Dromerick AW, Meschia JF, Kumar A, Hanlon RE. Simultaneous bilateral thalamic hemorrhages following the administration of intravenous tissue plasminogen activator. Arch Phys Med Rehabil 199;78:92-4.  Back to cited text no. 8
    
9.
Hirose G, Kosoegawa H, Saeki M, Kitagawa Y, Oda R, Kanda S, et al. The syndrome of posterior thalamic hemorrhage. Neurology. 1985;35:998-1002.  Back to cited text no. 9
    
10.
Steinke W, Sacco RL, Mohr JP, Foulkes MA, Tatemichi TK, Wolf PA, et al. Thalamic stroke. Presentation and prognosis of infarcts and hemorrhages. Arch Neurol 1992;49:703-10.  Back to cited text no. 10
    
11.
Sáez de Ocariz MM, Nader JA, Santos JA, Bautista M. Thalamic vascular lesions. Risk factors and clinical course for infarcts and hemorrhages. Stroke. 1996;27:1530-6.  Back to cited text no. 11
    
12.
Arboix A, Rodríguez-Aguilar R, Oliveres M, Comes E, García-Eroles L, Massons J. Thalamic haemorrhage vs. internal capsule-basal ganglia haemorrhage: Clinical profile and predictors of in-hospital mortality. BMC Neurol 2007;7:32.  Back to cited text no. 12
    
13.
Imai K. Bilateral simultaneous thalamic hemorrhages: Case report. Neurol Med Chir (Tokyo) 2000;40:369-71.  Back to cited text no. 13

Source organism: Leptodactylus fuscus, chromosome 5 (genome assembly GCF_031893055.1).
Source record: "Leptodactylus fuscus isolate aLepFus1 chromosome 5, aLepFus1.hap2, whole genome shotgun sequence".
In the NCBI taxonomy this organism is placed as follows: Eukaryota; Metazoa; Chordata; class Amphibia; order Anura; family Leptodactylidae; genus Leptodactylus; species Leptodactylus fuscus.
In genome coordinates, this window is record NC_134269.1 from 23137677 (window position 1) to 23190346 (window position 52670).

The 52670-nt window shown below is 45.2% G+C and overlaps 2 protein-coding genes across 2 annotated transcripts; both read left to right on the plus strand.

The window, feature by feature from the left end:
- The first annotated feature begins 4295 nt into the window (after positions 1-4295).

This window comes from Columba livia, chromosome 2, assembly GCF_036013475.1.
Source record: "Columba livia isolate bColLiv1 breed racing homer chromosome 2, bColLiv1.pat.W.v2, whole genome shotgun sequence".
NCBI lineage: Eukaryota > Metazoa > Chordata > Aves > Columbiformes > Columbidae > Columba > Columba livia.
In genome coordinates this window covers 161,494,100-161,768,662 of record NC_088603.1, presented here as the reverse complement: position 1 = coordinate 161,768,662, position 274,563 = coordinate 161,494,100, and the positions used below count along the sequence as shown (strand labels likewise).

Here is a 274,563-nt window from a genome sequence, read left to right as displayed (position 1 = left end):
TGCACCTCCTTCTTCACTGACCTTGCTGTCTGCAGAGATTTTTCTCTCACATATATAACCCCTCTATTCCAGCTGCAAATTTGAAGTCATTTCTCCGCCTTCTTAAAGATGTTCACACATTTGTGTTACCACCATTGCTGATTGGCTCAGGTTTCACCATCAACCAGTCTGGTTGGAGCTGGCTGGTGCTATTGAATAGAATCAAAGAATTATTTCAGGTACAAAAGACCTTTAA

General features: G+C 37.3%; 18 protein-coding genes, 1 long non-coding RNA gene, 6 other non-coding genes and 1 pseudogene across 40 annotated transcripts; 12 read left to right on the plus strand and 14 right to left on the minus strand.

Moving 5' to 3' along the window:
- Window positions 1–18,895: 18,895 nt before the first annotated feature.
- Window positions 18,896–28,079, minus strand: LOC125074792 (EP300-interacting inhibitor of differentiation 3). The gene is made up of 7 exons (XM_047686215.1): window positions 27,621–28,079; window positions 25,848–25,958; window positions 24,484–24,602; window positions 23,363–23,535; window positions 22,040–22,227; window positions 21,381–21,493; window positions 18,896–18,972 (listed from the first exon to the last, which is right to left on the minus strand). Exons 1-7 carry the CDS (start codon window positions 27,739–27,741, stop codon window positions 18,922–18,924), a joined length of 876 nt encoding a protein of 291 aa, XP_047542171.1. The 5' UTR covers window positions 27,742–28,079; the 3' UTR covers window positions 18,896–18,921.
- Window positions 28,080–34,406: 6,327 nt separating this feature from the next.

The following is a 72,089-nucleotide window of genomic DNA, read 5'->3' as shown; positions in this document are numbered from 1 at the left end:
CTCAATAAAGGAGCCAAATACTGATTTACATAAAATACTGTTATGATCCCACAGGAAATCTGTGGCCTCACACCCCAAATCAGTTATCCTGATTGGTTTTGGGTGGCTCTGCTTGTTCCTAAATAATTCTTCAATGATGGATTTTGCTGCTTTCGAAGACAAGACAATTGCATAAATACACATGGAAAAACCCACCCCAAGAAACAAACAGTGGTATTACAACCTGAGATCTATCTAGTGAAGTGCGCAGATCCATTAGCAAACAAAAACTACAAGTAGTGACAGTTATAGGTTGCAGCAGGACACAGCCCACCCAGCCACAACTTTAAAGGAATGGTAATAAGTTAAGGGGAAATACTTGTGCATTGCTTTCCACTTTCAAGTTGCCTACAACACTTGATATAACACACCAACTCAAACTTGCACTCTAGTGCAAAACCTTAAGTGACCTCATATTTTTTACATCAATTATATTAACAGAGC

14.
Sunada I, Nakabayashi H, Matsusaka Y, Nishimura K, Yamamoto S. Simultaneous bilateral thalamic hemorrhage: Case report. Radiat Med 1999;17:359-61.  Back to cited text no. 14
    
15.
Bahadorkhan G. Traumatic intraventricular hemorrhage in severe blunt head trauma: A one year analysis. Medical Journal of the Islamic Republic of Iran 2006;20:13-8.  Back to cited text no. 15
    
16.
Barraquer-Bordas L, Illa I, Escartin A, Ruscalleda J, Marti-Vilalta JL. Thalamic hemorrhage. A study of 23 patients with diagnosis by computed tomography. Stroke 1981;12:524-7.  Back to cited text no. 16
    
17.
Walshe TM, Davis KR, Fisher CM. Thalamic hemorrhage: A computed tomographic-clinical correlation. Neurology 1977;27:217-22.  Back to cited text no. 17
    
18.
Kabuto M, Kubota T, Kobayashi H, Nakagawa T, Arai Y, Kitai R. Simultaneous bilateral hypertensive intracerebral hemorrhages: Two case reports. Neurol Med Chir (Tokyo) 1995;35:584-6.  Back to cited text no. 18
    
19.
Kumral E, Kocaer T, Ertübey NO, Kumral K. Thalamic hemorrhage: A prospective study of 100 patients. Stroke 1995;26:964-70.  Back to cited text no. 19